Establishing the first federally regulated API precedent in the United States, the Center for Medicaid and Medicare Services (CMS) has two new rules requiring states to operate a compliant Fast Healthcare Interoperability Resource (FHIR) API when doing business with the federal government around Medicare and Medicaid.
With Medicare and Medicaid together representing 37% of the total national healthcare expenditure, there is a massive opportunity for publishing healthcare APIs. However, this also presents a challenge for healthcare providers who may not fully grasp why APIs matter in the first place, let alone how to effectively meet the needs of developers who will be putting APIs to work in healthcare applications.
As states in the US move to comply with the two recent CMS rules—the Interoperability and Patient Access Final Rule and the Interoperability and Prior Authorization Proposed Rule—the Postman Open Technologies team has been talking with the Colorado Digital Service and other stakeholders about the challenges healthcare providers are facing when it comes to delivering API infrastructure that complies with federal healthcare regulations.
As we listened to Colorado Digital Services and the other stakeholders during the rollout of the healthcare API in Colorado, we heard echoes of other conversations we’ve had with enterprise organizations regarding how APIs impact their own business sector. For an enterprise organization in 2021, there isn’t much question about whether or not you should be doing APIs; the concern is always around how you can do them more effectively. But in healthcare, the stakes are much higher because you have to be compliant with strict government rules—not to mention that the health of real-world patients is on the line with each API call being made. Most enterprise organizations are seeking to optimize how they design, deliver, and operate APIs, but the healthcare providers who are expected to deliver APIs across all 50 states also possess very little experience delivering modern web API experiences or providing what third-party developers need to be successful when it comes to delivering web and mobile applications. This is where Postman can help.
While we at Postman aren’t experts in healthcare, we are experts in APIs and in making sure developers have what they need when it comes to publishing and consuming APIs. So now we’d like to help Colorado and all other states achieve compliance with the CMS rules. With over 15 million developers using Postman, it’s likely that developers within healthcare companies are already putting our API platform to work—now we want to help better frame the conversation for healthcare providers who are looking to not just meet, but exceed the expectations of the CMS regulations.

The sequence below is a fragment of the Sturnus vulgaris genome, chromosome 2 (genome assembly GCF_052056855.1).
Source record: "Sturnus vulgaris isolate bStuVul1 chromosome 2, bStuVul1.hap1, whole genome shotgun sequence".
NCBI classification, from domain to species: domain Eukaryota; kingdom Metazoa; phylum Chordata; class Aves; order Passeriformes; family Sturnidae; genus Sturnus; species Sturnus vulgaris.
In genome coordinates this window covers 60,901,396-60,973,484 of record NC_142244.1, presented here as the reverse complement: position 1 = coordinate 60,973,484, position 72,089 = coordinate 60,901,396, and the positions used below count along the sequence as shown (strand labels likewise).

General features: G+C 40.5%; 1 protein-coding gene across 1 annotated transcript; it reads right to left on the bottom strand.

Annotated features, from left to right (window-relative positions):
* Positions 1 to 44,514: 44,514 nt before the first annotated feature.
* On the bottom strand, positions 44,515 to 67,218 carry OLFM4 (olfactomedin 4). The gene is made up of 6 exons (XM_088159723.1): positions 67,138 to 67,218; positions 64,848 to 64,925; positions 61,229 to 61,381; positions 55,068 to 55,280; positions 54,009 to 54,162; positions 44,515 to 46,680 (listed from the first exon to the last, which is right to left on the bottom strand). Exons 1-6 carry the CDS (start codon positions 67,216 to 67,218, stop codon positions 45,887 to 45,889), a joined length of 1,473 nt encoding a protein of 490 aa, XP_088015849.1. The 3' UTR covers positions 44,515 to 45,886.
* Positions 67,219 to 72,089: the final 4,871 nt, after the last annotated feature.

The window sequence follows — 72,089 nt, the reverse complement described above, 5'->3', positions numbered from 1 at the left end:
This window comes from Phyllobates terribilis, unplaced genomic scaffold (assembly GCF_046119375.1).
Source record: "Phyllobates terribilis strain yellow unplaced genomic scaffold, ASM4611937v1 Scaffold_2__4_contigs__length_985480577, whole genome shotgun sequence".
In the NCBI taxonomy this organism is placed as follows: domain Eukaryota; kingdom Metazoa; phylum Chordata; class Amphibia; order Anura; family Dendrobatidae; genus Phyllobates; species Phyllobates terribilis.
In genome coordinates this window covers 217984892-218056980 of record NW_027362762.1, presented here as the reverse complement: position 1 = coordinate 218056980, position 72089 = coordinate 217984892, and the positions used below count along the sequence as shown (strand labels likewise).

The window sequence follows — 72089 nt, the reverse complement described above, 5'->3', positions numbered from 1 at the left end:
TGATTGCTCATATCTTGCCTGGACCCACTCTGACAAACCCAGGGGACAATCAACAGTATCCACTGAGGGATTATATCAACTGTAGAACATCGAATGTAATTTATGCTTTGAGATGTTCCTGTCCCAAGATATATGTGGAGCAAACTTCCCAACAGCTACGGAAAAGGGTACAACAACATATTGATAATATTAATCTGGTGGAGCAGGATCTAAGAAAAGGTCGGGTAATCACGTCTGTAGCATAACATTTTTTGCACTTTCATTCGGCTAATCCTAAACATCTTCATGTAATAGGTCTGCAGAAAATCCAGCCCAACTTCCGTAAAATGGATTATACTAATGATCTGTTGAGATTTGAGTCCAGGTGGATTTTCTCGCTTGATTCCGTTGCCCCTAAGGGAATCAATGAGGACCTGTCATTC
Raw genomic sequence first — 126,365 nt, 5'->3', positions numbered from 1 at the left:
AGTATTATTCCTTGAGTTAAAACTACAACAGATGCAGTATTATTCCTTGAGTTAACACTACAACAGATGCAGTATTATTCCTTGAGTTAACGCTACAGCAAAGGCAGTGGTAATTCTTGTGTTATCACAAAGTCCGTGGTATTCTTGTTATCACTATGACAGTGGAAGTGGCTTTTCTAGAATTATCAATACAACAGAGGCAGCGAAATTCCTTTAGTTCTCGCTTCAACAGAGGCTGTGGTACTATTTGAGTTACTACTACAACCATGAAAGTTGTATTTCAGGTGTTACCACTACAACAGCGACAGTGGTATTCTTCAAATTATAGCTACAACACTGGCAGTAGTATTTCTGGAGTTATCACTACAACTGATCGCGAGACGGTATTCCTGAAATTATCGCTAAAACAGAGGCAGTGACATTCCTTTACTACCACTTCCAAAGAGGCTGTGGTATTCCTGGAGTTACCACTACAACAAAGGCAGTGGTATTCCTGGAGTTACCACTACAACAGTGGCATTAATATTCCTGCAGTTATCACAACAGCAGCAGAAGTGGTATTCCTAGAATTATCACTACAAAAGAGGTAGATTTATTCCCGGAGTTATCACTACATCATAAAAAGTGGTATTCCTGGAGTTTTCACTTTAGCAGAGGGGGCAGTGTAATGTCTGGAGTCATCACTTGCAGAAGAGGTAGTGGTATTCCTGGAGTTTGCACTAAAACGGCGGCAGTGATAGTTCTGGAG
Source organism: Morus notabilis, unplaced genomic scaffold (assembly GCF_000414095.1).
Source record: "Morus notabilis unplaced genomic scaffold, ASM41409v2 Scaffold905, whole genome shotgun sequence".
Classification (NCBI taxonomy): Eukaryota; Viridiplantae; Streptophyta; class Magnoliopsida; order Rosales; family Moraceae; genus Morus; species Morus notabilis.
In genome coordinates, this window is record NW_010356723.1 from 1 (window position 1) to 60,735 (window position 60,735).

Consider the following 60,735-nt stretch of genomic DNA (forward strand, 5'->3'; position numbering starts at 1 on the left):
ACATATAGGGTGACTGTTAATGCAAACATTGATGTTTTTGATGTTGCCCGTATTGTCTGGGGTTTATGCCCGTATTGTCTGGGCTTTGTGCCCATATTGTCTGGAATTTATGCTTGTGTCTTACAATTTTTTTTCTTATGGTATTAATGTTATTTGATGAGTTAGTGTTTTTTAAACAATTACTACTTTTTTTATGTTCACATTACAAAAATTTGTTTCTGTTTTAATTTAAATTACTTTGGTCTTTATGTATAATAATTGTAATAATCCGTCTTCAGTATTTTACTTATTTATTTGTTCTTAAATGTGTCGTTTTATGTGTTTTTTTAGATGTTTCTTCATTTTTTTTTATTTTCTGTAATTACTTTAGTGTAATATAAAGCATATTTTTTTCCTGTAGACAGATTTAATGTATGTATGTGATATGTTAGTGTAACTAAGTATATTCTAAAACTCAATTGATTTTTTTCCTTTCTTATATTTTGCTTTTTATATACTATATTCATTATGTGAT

Why OpenAPI is essential for supporting developers building FHIR-compliant APIs
Postman empathizes with the challenges that healthcare providers face when it comes to meeting the needs of third-party healthcare developers and integrators. We have spent years working to understand and deliver the documentation, debugging, troubleshooting, and other tooling developers need to be successful each day. Our advice for healthcare providers who are delivering FHIR-compliant APIs, and who are looking to meet the needs of developers, is to just focus on delivering the most performant, reliable, compliant FHIR API you can, and then lean on the OpenAPI (formerly known as Swagger) definition for the FHIR standard to meet the needs of third-party developers. OpenAPI is an open source specification for describing the surface area of any API across any business sector, and the Health Level 7 Fast Healthcare Interoperability Resources (HL7 FHIR) working group has also adopted the specification to describe any FHIR-compliant API.
This machine-readable API definition is essential for healthcare providers when it comes to supporting the needs of developers because it has become the baseline that developers expect for powering not just documentation, but also nearly every other stop along the API lifecycle. We advise healthcare providers to stick to delivering the best possible healthcare they can while delivering the API, and let the FHIR OpenAPI help do the rest. Here’s how it helps: